SAWS News: Recycling Gas Produces Environmental Gains – Cuts Processing Costs
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Edwards Aquifer

Aquifer Level 686.8'
1/14/19 - Official

The Edwards aquifer and its catchment area in the San Antonio region is about 8,000 square miles and includes all or part of 13 counties in south-central Texas.

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Year-Round Watering Hours

Watering with an irrigation system or sprinkler is allowed any day of the week before 11 a.m. or after 7 p.m.

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Aquifer Level 686.8 | Year-Round Watering Hours

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Recycling Gas Produces Environmental Gains – Cuts Processing Costs

San Antonio Water System's Board of Trustees approved a truly innovative contract that makes the utility the first in the nation to capture and sell methane generated while treating the city's sewage.

The gas is generated by biosolids during the sewage treatment process. Eighty percent of biosolids — the organic matter remaining after liquid waste is removed — are used to generate compost. With the new contract, sewage treated at Dos Rios Water Recycling Center will now be used to generate environmentally friendly products, such as recycled water, which improves river quality and is used in place of potable water by industry and manufacturers, compost, which is used to improve soil quality, and now energy.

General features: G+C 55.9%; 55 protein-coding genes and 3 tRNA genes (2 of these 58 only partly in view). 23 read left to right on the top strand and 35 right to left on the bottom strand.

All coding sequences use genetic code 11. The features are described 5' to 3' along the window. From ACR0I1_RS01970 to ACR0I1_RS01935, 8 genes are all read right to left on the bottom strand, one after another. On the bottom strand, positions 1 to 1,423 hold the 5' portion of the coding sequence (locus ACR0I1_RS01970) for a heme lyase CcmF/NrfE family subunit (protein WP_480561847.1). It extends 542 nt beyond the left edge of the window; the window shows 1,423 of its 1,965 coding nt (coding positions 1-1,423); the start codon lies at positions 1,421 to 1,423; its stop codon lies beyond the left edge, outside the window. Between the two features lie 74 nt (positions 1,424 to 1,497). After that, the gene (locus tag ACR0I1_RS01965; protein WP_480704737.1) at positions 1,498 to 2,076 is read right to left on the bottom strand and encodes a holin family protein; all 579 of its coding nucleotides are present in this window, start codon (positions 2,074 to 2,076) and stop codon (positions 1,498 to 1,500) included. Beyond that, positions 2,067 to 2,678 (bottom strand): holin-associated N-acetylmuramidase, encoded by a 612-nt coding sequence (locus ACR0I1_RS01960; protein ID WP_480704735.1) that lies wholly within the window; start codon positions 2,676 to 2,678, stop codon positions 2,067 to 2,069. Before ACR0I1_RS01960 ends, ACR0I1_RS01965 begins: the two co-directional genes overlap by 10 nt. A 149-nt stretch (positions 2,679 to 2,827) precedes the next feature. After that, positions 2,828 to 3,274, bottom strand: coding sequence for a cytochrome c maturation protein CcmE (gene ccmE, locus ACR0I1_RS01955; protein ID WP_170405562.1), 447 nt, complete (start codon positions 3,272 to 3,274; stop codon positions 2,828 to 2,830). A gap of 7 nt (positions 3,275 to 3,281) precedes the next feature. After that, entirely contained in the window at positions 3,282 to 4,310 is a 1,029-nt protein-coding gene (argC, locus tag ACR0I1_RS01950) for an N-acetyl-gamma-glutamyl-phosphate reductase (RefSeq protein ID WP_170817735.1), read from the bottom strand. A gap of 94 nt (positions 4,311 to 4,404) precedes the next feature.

"The citizens of San Antonio produce about 140,000 tons of biosolids each year," said SAWS Chief Operating Officer Steve Clouse. "Treating these biosolids generates an average of 1.5 million cubic feet of gas a day — that's enough gas to fill seven commercial blimps or 1,250 tanker trucks each day."

"Most of that gas is currently burned off using flares. We have been working hard over the last few years to develop a process to improve the consistent quality and quantity of gas produced.  Now we're very pleased that we can capture and sell it, which is good for San Antonio's air quality and puts this renewable energy resource to work for San Antonio."

This industry-leading project includes a 20-year lease and operating agreement between SAWS and Ameresco.  Ameresco will construct the gas conditioning and distribution facility and the pipelines necessary to transfer the gas to commercial gas pipelines. They will also be in charge of selling the gas on the open market.  In return, SAWS will receive a 12 percent royalty on the sale of the gas — which helps reduce the cost of SAWS operations and in turn, for our ratepayers.  

"Due to the increases we are experiencing in the price of energy, this project is now a very smart investment for the environment and regional community," said Clouse.  "Early estimates put the revenue at about $200,000 to $250,000 a year.  SAWS will be the only large wastewater utility actively selling biogas in the United States."

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